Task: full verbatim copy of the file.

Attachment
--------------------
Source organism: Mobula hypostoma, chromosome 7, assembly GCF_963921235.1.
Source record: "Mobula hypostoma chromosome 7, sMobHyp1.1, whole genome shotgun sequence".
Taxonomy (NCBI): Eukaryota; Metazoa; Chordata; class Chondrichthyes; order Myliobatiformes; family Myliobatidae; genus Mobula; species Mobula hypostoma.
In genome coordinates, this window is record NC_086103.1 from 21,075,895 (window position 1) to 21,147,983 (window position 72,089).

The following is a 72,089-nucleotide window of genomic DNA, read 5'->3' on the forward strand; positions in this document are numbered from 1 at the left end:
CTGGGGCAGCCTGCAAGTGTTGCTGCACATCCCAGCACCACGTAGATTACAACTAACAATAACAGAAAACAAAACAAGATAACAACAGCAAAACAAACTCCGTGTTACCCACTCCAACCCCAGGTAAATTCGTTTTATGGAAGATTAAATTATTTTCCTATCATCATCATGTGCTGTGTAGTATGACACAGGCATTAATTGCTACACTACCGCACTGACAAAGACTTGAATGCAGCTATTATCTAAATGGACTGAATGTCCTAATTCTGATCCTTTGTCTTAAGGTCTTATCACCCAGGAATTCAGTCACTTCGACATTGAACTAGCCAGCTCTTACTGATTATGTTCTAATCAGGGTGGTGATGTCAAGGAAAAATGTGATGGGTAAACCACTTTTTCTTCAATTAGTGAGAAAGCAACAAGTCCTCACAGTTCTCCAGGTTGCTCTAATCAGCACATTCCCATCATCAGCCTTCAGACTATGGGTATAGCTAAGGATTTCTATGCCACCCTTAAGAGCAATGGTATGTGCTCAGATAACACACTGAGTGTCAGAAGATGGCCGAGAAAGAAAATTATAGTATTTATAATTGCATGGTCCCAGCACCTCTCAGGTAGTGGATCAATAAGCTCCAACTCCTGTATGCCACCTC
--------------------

Source organism: Mobula hypostoma, chromosome 7, assembly GCF_963921235.1.
Source record: "Mobula hypostoma chromosome 7, sMobHyp1.1, whole genome shotgun sequence".
Taxonomy (NCBI): Eukaryota; Metazoa; Chordata; class Chondrichthyes; order Myliobatiformes; family Myliobatidae; genus Mobula; species Mobula hypostoma.
In genome coordinates, this window is record NC_086103.1 from 21,075,895 (window position 1) to 21,147,983 (window position 72,089).

The following is a 72,089-nucleotide window of genomic DNA, read 5'->3' on the forward strand; positions in this document are numbered from 1 at the left end:
CTGGGGCAGCCTGCAAGTGTTGCTGCACATCCCAGCACCACGTAGATTACAACTAACAATAACAGAAAACAAAACAAGATAACAACAGCAAAACAAACTCCGTGTTACCCACTCCAACCCCAGGTAAATTCGTTTTATGGAAGATTAAATTATTTTCCTATCATCATCATGTGCTGTGTAGTATGACACAGGCATTAATTGCTACACTACCGCACTGACAAAGACTTGAATGCAGCTATTATCTAAATGGACTGAATGTCCTAATTCTGATCCTTTGTCTTAAGGTCTTATCACCCAGGAATTCAGTCACTTCGACATTGAACTAGCCAGCTCTTACTGATTATGTTCTAATCAGGGTGGTGATGTCAAGGAAAAATGTGATGGGTAAACCACTTTTTCTTCAATTAGTGAGAAAGCAACAAGTCCTCACAGTTCTCCAGGTTGCTCTAATCAGCACATTCCCATCATCAGCCTTCAGACTATGGGTATAGCTAAGGATTTCTATGCCACCCTTAAGAGCAATGGTATGTGCTCAGATAACACACTGAGTGTCAGAAGATGGCCGAGAAAGAAAATTATAGTATTTATAATTGCATGGTCCCAGCACCTCTCAGGTAGTGGATCAATAAGCTCCAACTCCTGTATGCCACCTC